wherein cutting the thickened cookware base along the length of the fins results in a channel of the heat exchange channels that has a channel depth greater than a channel width, and
wherein the cutting is performed using an end mill cutter.
16. The method of claim 14, wherein casting, drawing, or spinning is used to create the cookware.
17. The method of claim 14, wherein the cookware is aluminum or copper.
18. The method of claim 14, wherein the thickened cookware base is at least 4 mm thicker than a wall thickness.
19. The method of claim 14, wherein cutting the thickened cookware base results in a channel that has a channel depth greater than a channel width, and wherein the cutting is performed using an end mill cutter.
20. The method of claim 14, further comprising,
cutting the heat exchange channels in the thickened cookware base to a depth of at least 7 mm such that the depth of each channel is equal to or greater than the spacing between each channel;
rounding an edge of each fin to decrease an impedance of a flame entering the channels; and
attaching a long handle to the wall at a position over an exit of the channels,
wherein the cookware is made from aluminum, and
wherein the cutting is performed using at least two rotary blades having a spacing between blades of at least 5 mm.
21. The method of claim 14, wherein a ridge shaped roller is used to cut the pattern of pairs of substantially parallel fins in the thickened cookware base.
Description
FIELD OF THE INVENTION

The following disclosure relates to the manufacture of energy efficient cookware. More particularly this paper discusses the manufacture of cookware that efficiently transfers thermal energy from a heating element to a cooking surface.

BACKGROUND

Cookware is used to hold and apply heat to food. Exemplary pieces of cookware include a stock pot, a wok, and a frying pan. Although each of these have different shapes, they each include two basic elements: one surface for receiving thermal energy from a heat source, a “heat-receiving surface” and one surface for applying the heat to food, a “cooking surface.”

Thermal energy can be generated from many different sources. Examples include electric and gas ranges. A heat source can generate the thermal energy by, e.g., burning gas, or transferring electricity through a heating coil.

When cooking food, the piece of cookware transfers the thermal energy from the heat-source to a heat-receiving surface. The food in the cookware then absorbs the heat from the cooking surface, cooking the food.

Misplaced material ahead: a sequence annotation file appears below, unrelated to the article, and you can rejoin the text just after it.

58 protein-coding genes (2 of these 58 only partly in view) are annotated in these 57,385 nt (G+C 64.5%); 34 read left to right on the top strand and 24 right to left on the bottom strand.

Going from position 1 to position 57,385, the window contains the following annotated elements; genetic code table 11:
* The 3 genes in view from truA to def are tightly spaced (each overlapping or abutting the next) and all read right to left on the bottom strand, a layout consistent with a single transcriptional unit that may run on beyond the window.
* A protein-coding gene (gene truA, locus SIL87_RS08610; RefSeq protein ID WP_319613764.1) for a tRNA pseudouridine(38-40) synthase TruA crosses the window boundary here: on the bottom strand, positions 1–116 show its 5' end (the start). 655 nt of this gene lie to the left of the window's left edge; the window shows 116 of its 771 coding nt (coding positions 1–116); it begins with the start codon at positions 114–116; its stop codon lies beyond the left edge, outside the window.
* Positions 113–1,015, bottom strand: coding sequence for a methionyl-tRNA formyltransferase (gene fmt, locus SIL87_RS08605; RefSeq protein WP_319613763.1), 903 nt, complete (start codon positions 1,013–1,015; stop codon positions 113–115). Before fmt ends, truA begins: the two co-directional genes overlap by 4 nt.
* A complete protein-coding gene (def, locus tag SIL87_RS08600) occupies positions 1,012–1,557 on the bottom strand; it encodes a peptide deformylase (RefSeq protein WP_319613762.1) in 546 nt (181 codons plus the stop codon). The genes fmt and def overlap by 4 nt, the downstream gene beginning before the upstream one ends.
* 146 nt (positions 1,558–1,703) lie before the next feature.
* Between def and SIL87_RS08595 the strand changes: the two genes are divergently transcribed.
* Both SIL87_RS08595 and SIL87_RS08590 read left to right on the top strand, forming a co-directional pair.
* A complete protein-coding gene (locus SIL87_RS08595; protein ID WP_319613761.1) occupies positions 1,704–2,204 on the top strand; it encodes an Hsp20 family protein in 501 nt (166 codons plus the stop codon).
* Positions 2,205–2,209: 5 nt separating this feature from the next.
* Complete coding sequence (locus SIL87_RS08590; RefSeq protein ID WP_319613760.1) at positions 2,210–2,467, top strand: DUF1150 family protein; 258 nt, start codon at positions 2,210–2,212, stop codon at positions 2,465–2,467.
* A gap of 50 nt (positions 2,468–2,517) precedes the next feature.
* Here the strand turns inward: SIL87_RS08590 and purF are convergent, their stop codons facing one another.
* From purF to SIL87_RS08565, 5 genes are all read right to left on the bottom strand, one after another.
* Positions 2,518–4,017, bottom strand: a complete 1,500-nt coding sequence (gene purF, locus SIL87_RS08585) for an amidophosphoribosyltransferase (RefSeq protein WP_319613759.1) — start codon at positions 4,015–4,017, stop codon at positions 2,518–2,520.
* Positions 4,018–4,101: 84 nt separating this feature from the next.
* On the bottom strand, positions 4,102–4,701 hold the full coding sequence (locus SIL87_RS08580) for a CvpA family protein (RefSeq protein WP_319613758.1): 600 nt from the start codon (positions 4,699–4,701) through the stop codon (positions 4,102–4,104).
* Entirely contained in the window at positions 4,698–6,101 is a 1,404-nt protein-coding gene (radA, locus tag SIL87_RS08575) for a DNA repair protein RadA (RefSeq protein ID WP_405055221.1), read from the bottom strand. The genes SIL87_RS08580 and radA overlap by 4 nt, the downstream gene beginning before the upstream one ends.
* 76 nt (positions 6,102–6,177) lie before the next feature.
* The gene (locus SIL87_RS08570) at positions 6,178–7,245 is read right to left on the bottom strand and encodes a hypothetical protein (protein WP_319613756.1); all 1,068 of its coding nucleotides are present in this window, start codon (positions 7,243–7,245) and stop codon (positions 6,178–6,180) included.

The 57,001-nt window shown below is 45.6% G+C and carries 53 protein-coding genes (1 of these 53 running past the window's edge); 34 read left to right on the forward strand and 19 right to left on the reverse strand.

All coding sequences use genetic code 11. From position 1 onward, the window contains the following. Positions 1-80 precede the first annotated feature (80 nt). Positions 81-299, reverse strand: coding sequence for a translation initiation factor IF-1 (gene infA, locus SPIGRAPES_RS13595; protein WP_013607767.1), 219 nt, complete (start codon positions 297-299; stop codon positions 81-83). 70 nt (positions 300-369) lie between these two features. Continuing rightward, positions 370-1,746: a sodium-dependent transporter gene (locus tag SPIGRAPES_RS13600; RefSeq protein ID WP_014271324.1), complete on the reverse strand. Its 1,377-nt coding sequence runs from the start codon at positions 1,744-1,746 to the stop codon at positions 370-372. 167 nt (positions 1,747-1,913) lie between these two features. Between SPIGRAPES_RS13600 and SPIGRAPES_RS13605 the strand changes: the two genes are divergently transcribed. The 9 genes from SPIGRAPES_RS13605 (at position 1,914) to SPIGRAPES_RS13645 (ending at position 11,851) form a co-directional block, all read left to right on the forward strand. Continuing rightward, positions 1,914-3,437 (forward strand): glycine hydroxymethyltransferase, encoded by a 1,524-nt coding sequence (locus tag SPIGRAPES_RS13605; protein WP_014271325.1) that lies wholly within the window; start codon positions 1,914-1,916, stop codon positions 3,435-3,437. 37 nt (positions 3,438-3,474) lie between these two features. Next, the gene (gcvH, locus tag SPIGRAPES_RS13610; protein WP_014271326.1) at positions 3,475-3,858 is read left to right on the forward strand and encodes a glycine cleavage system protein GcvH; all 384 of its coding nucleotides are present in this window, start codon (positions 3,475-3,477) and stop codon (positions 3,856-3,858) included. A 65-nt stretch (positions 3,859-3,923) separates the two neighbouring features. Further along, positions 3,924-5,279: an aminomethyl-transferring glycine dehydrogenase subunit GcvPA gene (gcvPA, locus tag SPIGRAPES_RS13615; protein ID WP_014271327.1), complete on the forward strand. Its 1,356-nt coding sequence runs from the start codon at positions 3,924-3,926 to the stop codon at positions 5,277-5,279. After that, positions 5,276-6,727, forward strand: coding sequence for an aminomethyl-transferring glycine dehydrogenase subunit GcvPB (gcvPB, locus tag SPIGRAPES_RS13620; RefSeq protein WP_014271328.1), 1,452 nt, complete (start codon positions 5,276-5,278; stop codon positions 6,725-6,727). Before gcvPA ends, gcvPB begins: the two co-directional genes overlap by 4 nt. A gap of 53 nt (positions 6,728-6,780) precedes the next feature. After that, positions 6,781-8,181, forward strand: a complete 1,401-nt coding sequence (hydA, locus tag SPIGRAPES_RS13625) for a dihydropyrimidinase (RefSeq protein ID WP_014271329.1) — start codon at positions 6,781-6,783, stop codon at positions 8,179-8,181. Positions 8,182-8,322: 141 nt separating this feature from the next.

Thermal energy transfer from combustion sources can be inefficient. For example, a gas range is reported to be only about 30% efficient. This means that a lot of energy is wasted when cooking. The inefficiency increases energy bills and produces unnecessary, undesirable CO2 into the environment.

Prior efforts have been directed to increasing the efficiency of gas ranges. For example, others have optimized burners to efficiently mix of air and fuel to completely combust the fuel. However there has been limited effort to improve the efficiency of the heat-receiving surfaces of cookware.

The foregoing examples of the related art and limitations related therewith are intended to be illustrative and not exclusive. Other limitations of the related art will become apparent upon a reading of the specification and a study of the drawings.

SUMMARY OF THE INVENTION

The following examples and aspects thereof are described and illustrated in conjunction with systems, tools, and methods that are meant to be exemplary and illustrative, not limiting in scope. In various examples, one or more of the above-described problems have been reduced or eliminated, while other examples are directed to other improvements.

A piece of cookware typically has a cookware base and a cookware wall. The cookware wall typically extends vertically from the perimeter of the cookware base. In PCT patent application no. PCT/US07/07276, publication no. WO/2008/076140, the present inventor suggests incorporating flame guide channels into the cookware base to improve the cookware.

A flame guide channel or heat exchange channel is the space between a pair of guide fins or perturbation fins extending vertically from the cookware base. The fins have a flame entrance near a center region of the cookware base, and have a flame exit near the perimeter of the cookware base.

Creating a piece of energy efficient cookware can include manufacture of at least one pattern of channels on the cookware base of the piece of cookware. The perturbation fins can have a first perturbation end positioned away from the central region and a second perturbation end positioned towards the perimeter of the piece of cookware.

In operation, the flame guide channel accepts a flame from a burner and guides the flame through the channel towards the perimeter of the cookware base. While flowing through the channel, the perturbation fins generate lateral turbulence in the flame by interfering with an onset of laminar flow. The induced turbulence increases thermal energy transfer from the flame to the cookware base and fins while minimizing the portion of the flame mixed with the ambient air. Such induced turbulence promotes heat conduction from the flame heat through the cookware to food for more efficient cooking. Further, the minimization of the mixing of flame with the air reduces heat loss to the ambient air.